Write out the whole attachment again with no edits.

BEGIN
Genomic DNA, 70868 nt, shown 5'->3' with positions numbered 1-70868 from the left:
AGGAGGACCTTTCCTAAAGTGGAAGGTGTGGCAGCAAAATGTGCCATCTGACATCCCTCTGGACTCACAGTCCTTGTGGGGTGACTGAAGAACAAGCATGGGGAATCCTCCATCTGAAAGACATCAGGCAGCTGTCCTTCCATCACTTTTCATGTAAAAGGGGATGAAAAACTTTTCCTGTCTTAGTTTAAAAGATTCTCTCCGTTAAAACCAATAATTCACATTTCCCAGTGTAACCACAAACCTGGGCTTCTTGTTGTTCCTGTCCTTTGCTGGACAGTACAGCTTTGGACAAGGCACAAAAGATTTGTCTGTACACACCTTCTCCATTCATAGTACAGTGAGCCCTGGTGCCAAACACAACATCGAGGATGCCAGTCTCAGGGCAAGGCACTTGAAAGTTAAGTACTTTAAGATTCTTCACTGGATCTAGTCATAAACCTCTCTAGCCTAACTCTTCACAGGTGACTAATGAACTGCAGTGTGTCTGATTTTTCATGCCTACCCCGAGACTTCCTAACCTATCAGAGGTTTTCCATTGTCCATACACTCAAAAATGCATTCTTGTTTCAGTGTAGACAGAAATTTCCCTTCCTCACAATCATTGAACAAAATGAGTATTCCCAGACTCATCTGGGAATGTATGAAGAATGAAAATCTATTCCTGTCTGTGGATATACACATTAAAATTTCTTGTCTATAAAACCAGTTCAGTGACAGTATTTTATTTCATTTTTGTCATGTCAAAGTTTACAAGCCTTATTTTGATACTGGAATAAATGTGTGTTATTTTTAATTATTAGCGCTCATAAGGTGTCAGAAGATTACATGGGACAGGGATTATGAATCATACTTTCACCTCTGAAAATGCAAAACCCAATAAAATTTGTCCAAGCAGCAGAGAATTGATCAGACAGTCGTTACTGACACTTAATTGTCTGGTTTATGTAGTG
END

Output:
Genomic DNA, 70868 nt, shown 5'->3' with positions numbered 1-70868 from the left:
AGGAGGACCTTTCCTAAAGTGGAAGGTGTGGCAGCAAAATGTGCCATCTGACATCCCTCTGGACTCACAGTCCTTGTGGGGTGACTGAAGAACAAGCATGGGGAATCCTCCATCTGAAAGACATCAGGCAGCTGTCCTTCCATCACTTTTCATGTAAAAGGGGATGAAAAACTTTTCCTGTCTTAGTTTAAAAGATTCTCTCCGTTAAAACCAATAATTCACATTTCCCAGTGTAACCACAAACCTGGGCTTCTTGTTGTTCCTGTCCTTTGCTGGACAGTACAGCTTTGGACAAGGCACAAAAGATTTGTCTGTACACACCTTCTCCATTCATAGTACAGTGAGCCCTGGTGCCAAACACAACATCGAGGATGCCAGTCTCAGGGCAAGGCACTTGAAAGTTAAGTACTTTAAGATTCTTCACTGGATCTAGTCATAAACCTCTCTAGCCTAACTCTTCACAGGTGACTAATGAACTGCAGTGTGTCTGATTTTTCATGCCTACCCCGAGACTTCCTAACCTATCAGAGGTTTTCCATTGTCCATACACTCAAAAATGCATTCTTGTTTCAGTGTAGACAGAAATTTCCCTTCCTCACAATCATTGAACAAAATGAGTATTCCCAGACTCATCTGGGAATGTATGAAGAATGAAAATCTATTCCTGTCTGTGGATATACACATTAAAATTTCTTGTCTATAAAACCAGTTCAGTGACAGTATTTTATTTCATTTTTGTCATGTCAAAGTTTACAAGCCTTATTTTGATACTGGAATAAATGTGTGTTATTTTTAATTATTAGCGCTCATAAGGTGTCAGAAGATTACATGGGACAGGGATTATGAATCATACTTTCACCTCTGAAAATGCAAAACCCAATAAAATTTGTCCAAGCAGCAGAGAATTGATCAGACAGTCGTTACTGACACTTAATTGTCTGGTTTATGTAGTG